As Pauline said in the previous segment, conventional mid-21st century idealogy suggests that it’s OK to draft a running back at the end of the first round to help an already-stacked roster reach the Super Bowl. Yet, most of the end-of-the-round backs on the list above (Wilson, Michel, Penny, Edwards-Helaire) have been ordinary to downright bad. It may be better to gamble on a truly outstanding back like Gurley, Elliott, McCaffrey, or Barkley early in the draft, then hope he can help you reach the Super Bowl during his three or four super-productive seasons.

That assumes, of course, that the team in question has a strong roster, yet is somehow picking relatively early in the draft. Oddly enough, there are a few examples of teams that fit that description in the 2021 NFL Draft.

First-round landing spots for RBs Etienne and Harris

Here are some potential landing spots for the two best running backs in this year’s class.

Los Angeles Chargers (13th overall)

Najee Harris would make an excellent “Thunder” back to Ekeler’s “Lightning.” He would aid in Justin Herbert’s growth by taking some pressure off and turning the occasional swing pass into a long gain. It’s not unrealistic to think that the Chargers could zoom to Wild Card contention now that Herbert is one of the NFL’s rising stars.

The Chargers have needs elsewhere and already came up short when drafting Melvin Gordon and Ryan Mathews in Round 1, but this is at least worth considering.

Arizona Cardinals (16th overall)

The Cardinals running back depth chart currently consists of Chase Edmonds and a bunch of guys you have never heard of. This seems like a natural landing spot for Travis Etienne, who would look exceptional in Kliff Kingsbury’s wide-open offense.

Like the Chargers, the Cardinals could feasibly spring into contention if J.J. Watt finds the Fountain of Youth and Kyler Murray takes another step forward.

Miami Dolphins (18th overall)

Brian Flores seems like a coach who wants to pound the ball off tackle. Tua Tagovailoa would certainly welcome Harris back to his huddle, and Myles Gaskin probably isn’t cut out to be a workhorse back. The Dolphins have high draft picks coming out of their ears and can afford to splurge.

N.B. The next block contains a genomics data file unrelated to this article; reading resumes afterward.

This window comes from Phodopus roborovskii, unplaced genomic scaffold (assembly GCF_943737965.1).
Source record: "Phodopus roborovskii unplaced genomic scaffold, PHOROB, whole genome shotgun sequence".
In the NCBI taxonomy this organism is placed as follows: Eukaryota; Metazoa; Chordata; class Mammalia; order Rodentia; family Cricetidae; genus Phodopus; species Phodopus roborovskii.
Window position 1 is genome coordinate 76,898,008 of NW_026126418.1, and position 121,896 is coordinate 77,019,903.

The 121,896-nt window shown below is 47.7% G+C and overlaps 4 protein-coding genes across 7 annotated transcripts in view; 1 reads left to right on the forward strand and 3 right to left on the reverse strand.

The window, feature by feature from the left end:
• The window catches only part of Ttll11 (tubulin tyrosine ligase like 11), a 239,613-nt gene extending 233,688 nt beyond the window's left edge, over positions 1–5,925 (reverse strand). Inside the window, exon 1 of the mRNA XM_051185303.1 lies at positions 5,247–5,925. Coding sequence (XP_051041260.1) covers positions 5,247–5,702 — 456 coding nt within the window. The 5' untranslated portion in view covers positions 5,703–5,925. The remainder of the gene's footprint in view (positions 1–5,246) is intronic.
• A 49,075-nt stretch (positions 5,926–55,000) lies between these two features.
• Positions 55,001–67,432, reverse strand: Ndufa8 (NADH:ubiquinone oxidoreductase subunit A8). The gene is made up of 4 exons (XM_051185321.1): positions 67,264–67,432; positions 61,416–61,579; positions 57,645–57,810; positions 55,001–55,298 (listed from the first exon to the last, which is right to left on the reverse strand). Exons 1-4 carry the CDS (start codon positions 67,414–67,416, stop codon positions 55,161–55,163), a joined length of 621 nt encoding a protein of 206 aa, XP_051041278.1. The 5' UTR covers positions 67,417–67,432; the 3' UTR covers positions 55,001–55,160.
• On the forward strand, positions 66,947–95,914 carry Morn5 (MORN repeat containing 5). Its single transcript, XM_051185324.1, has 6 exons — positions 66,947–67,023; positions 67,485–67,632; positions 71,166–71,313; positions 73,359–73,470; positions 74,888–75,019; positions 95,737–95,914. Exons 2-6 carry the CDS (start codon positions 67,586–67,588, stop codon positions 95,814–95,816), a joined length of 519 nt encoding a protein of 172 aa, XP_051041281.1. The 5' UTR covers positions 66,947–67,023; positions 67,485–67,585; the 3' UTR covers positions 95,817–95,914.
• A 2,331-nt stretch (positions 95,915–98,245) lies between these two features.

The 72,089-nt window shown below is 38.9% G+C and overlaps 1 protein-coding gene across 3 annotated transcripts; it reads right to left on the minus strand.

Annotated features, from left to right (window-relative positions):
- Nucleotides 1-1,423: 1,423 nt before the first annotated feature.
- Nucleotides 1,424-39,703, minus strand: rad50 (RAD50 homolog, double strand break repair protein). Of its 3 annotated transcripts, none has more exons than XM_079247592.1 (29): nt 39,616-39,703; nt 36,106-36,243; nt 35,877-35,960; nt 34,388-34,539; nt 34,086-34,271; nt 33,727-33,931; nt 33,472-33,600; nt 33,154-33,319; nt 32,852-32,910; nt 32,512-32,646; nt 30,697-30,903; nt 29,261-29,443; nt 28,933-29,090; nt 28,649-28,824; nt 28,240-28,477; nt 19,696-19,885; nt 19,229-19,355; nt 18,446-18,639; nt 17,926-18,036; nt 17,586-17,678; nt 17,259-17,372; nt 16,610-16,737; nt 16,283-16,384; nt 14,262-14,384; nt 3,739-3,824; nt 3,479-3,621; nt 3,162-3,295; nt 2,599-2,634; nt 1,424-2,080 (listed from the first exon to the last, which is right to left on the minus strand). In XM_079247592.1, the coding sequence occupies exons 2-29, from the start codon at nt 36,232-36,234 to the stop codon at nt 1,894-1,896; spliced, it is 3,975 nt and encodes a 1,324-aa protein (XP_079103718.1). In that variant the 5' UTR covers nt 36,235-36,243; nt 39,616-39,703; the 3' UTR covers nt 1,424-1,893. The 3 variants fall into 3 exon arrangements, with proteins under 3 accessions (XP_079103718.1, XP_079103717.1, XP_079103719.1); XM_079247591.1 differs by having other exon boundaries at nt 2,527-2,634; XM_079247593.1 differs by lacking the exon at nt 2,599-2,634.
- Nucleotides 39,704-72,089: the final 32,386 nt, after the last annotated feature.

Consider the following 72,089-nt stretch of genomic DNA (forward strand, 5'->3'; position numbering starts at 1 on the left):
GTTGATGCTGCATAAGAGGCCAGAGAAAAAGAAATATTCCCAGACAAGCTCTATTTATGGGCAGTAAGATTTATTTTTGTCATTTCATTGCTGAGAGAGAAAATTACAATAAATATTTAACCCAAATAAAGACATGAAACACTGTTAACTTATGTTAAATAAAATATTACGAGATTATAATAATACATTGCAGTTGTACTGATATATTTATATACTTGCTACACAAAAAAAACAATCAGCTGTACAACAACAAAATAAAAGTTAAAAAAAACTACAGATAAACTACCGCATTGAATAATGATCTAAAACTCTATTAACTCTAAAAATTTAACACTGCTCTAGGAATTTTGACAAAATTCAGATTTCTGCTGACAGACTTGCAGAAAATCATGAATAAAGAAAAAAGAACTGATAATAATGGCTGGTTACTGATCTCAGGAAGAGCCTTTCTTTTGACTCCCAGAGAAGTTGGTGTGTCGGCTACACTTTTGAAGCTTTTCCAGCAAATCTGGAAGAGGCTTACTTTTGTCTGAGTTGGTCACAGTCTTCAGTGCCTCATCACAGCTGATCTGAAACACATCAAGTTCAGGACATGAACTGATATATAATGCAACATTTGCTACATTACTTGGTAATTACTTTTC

New York Jets (23rd overall)

This is probably a bad idea. The Jets have needs everywhere and would be better off acquiring someone at a high-leverage position like edge rusher or cornerback. But Harris or Etienne would take some pressure off Zach Wilson, both in the offense and in the media spotlight by giving fans and reporters another big name to focus upon.

Pittsburgh Steelers (24th overall)

Another bad-but-feasible idea. The Steelers may believe an impact running back is just what they need to prop up Ben Roethlisberger, and Harris would look natural in a Steelers’ uniform.

Tampa Bay Buccaneers (32nd overall)

Fournette and Ronald Jones dropped a lot of Tom Brady’s short passes last year. Etienne could be the sort of James White/Rex Burkhead type Brady loves.

Final thoughts on first-round running backs

A total of eight running backs rushed for over 1,000 yards last season. Among them, Jacobs was the only former first-round pick.

Derrick Henry, Dalvin Cook, and Jonathan Taylor, who finished 1-2-3 in rushing yards, were all former second-round picks, as was Nick Chubb, who finished 7th. Aaron Jones (fourth in rushing) was a fifth-round pick. Both David Montgomery, a former third-round selection, and James Robinson (UDFA) tied for fifth in total rushing yards. Alvin Kamara, who finished third in the NFL in scrimmage yards, is a former third-round pick who was a committee back in college at Tennessee.

History tells NFL teams, again and again, to wait until Day 2 to draft a collegiate powerhouse rusher such as Henry or Taylor. If they miss out, there’s a half-dozen Robinson or Ekeler-types lurking in rookie free agency who will turn out to be almost as good (or perhaps better) than the Heisman candidates.

This year’s running back draft class looks a little thin. Still, collegiate superstars like Ohio State’s Trey Sermon or Oklahoma State’s Chuba Hubbard will be available well after the first round. North Carolina’s Javonte Williams and Michael Carter will also be on the board on Day 2. Why splurge on a Harris or Etienne when you can grab a more valuable position in the first round? Then you can take your pick from all sorts of committee backs in later rounds.

The only answer is that Harris may be a Gurley and Etienne a McCaffrey. If their great early-career seasons line up with your team’s Super Bowl window…look out.

It’s a heck of a gamble, and it explains why it’s so rare for running backs to get drafted in the first round anymore.